mad anthony

Rants, politics, and thoughts on politics, technology, life,
and stuff from a generally politically conservative Baltimoron.

Thursday, June 24, 2004

Study finds smoking ban hurts business...

A study by a couple New York resturant and bar groups shows that the NY smoking ban hurts their business. This doesn't surprise me - I am an occasional cigar smoker, and I pretty much only smoke either when I'm at a bar, or at home with a beer in one hand and a cigar in the other. I think that there are a lot of other people who are "social smokers" who smoke when they go out.

I'm a big fan of personal choice, and I think people should be able to choose if they want to patronize a resturant that allows or does not allow smoking, and the people who own resturants and bars should be able to choose if they want to allow people to smoke in them. The ban has frequently been cast as a public health benefit to employees of these resturants - but once again they choose to work there knowing there is smoking, and I know a ton of bartenders who smoke themselves and thus really don't mind secondhand smoke.

One really interesting thing from the article I mentioned above - it contrasts with a NY State study that showed increased profits after the smoking ban - but the NY study included resturants that never allowed smoking in the first place, such as McDonalds and Starbucks.

The way I see it, I would trust the bar trade group's study more - all they want to do is make money, while the state wants to prove that their law helps people, and to control yet another part of our lives.

3 Comments:

At 6:07 PM, Anonymous Anonymous said...

I totally agree with u. I personally do not smoke but I think that taking smoking out of certain places is wrong. Smokers have rights too. I say if u don't like being around smokers then don't be. As for smoking in restaurants I think it's fine the way it is. They have smoking sections for a reason. If u don't like it sit in the nonsmoking section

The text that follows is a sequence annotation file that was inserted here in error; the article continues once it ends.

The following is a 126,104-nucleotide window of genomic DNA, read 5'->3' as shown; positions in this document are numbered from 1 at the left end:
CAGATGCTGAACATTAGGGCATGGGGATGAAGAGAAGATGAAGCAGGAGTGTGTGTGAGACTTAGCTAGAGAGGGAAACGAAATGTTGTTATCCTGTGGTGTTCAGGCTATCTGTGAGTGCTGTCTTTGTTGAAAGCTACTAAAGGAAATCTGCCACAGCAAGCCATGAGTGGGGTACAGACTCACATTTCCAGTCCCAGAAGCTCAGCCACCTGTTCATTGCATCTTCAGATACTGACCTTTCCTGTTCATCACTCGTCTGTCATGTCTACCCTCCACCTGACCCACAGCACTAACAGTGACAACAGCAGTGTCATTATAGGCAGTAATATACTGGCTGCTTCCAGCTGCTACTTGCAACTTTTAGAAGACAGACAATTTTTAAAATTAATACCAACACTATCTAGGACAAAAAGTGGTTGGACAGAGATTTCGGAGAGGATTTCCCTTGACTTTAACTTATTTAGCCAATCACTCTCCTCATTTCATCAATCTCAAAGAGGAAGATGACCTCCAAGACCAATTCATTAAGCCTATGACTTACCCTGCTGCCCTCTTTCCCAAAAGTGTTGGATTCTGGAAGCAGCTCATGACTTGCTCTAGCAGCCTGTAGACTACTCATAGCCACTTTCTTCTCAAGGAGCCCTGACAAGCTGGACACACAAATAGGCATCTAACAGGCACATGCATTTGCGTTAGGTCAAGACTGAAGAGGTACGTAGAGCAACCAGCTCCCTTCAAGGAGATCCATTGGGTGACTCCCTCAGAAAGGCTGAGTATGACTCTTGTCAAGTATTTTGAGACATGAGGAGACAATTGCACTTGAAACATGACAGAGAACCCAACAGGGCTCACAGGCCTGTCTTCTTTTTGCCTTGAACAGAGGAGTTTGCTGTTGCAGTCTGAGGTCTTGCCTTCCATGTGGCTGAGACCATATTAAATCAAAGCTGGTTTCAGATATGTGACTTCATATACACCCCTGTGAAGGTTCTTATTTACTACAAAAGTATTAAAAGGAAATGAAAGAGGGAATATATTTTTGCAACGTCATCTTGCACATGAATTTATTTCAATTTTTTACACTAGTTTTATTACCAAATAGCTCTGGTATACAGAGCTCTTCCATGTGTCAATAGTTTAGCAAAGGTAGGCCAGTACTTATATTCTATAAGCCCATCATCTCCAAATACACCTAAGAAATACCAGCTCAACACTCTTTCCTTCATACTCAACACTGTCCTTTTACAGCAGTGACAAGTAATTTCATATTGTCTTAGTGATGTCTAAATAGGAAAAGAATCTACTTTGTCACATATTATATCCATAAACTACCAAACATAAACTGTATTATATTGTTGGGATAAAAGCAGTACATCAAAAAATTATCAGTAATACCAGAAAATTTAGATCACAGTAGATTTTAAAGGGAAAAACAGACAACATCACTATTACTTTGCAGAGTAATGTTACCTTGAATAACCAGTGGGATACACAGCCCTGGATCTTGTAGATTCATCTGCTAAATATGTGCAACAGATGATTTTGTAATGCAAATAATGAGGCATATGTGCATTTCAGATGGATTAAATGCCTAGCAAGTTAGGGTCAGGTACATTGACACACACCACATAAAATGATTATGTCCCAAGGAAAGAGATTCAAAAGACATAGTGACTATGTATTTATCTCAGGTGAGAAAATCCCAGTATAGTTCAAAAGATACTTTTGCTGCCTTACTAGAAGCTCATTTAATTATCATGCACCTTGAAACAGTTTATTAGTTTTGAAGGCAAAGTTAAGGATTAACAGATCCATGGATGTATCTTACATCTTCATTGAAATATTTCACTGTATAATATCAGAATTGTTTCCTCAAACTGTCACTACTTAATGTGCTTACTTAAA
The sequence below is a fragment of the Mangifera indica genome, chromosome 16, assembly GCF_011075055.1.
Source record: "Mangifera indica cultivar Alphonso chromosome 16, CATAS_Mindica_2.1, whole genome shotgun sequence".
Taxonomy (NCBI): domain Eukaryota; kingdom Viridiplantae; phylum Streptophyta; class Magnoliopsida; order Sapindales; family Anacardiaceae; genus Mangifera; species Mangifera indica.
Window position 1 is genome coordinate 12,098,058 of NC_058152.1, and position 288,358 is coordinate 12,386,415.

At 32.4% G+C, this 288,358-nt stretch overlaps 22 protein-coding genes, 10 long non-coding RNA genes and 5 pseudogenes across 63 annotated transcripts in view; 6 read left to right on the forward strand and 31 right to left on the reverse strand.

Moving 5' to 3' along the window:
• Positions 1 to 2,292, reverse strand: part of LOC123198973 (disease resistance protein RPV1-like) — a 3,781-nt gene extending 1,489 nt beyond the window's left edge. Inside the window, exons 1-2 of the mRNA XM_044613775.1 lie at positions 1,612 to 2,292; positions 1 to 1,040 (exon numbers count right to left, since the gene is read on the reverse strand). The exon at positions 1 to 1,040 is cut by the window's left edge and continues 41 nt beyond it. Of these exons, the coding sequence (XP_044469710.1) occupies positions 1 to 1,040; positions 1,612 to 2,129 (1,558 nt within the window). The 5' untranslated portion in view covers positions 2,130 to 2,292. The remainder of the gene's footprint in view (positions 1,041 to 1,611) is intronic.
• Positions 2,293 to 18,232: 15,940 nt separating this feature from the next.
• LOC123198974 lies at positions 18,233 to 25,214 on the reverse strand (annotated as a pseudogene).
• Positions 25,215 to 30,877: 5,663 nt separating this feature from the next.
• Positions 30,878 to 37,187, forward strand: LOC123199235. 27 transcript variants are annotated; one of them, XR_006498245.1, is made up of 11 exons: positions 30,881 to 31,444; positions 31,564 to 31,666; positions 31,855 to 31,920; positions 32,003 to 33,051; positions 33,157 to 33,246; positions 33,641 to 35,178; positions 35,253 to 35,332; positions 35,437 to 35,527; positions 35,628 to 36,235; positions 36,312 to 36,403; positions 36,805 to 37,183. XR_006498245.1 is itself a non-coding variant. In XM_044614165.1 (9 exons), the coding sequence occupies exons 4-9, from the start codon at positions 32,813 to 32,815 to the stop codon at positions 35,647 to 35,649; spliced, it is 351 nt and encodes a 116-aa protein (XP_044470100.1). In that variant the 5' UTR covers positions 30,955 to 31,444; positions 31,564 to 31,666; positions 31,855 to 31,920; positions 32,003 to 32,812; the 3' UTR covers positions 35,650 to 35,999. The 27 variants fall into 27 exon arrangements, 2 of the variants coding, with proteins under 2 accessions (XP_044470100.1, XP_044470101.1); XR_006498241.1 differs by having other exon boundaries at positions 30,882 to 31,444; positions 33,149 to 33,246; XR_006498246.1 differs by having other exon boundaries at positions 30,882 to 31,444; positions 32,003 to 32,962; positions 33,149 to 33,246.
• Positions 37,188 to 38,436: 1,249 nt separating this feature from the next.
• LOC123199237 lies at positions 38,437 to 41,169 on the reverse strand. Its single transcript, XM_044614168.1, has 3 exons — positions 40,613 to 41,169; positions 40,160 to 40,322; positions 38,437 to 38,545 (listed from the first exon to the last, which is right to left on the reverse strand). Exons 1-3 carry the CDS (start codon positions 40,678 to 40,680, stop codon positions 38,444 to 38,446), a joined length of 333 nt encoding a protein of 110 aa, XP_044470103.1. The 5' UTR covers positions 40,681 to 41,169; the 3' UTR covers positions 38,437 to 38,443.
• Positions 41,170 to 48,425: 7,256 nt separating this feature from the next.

At 2:52 PM, Anonymous CP said...

If the concern here is that the ban on smoking takes a monetary toll on businesses then consider these statistics from the National Committee for Quality Assurance:
- In 1993, the cost of tobacco-related health care in the U.S. was $72.7 billion - 12% of all medical costs.
- The estimated total economic impact of smoking (direct medical costs and lost productivity) was $100 billion in 1990.
- Birth complications due to smoking cost $1.4 billion per year.
- Lost productivity and forfeited earnings due to smoking related disability cost $47 billion per year.

These costs are not only supported by the business persons we are concerned about but by all tax payers.

Also, before the smoking ban here in Los Angeles, nearly-hand smoke had very few choices. And non-smoking sections don't work; the tobacco smoke is only less concentrated in the non-smoking areas, (not only that, but once I went to a restaurant who's non-smoking room suddenly became the smoking section during my late breakfast).

Not all smoke related medical problems take years of breathing heavily concentrated second-hand smoke before they manifest. Asthema, allergies, diabetes, headaches, sinusitis, hypoglycemia, and some thyroid conditions are either greatly aggrivated or triggered by second-hand smoke, even in small quantities. And I can speak from experience: these things don't go away when the smoke does. At times I have been ill for hours or in some cases days before the smoke related illness subsided, despite medication.

The assertion that this law exists only so that the government can control our lives is like saying that streets have lower speed zones compared to freeways so the government can control our lives. Both ,(bans on smoking and speed zones), exist for the purpose of preventing injury to those who share public spaces. If you choose not to have that protection, then by all means, help yourself, only don't rob anyone else of their choice when you do.

People have the right to choose to smoke - or not to smoke. Non-smokers are not given that choice when smoking is allowed in public places.

Also, choosing to believe a study from a group that "only wants to make money," is very short-sighted. After all, what more than making money sways people to support something that is to their benefit even at the cost of others?

 
At 3:00 PM, Anonymous CP said...

Correction to the above entry:

"Also, before the smoking ban here in Los Angeles, nearly-hand smoke had very few choices," should have read:

"Also, before the smoking ban here in Los Angeles, nearly all non-fast food restaurants allowed smoking. This meant that those of us who did not want to breath second-hand smoke had very few choices."

 

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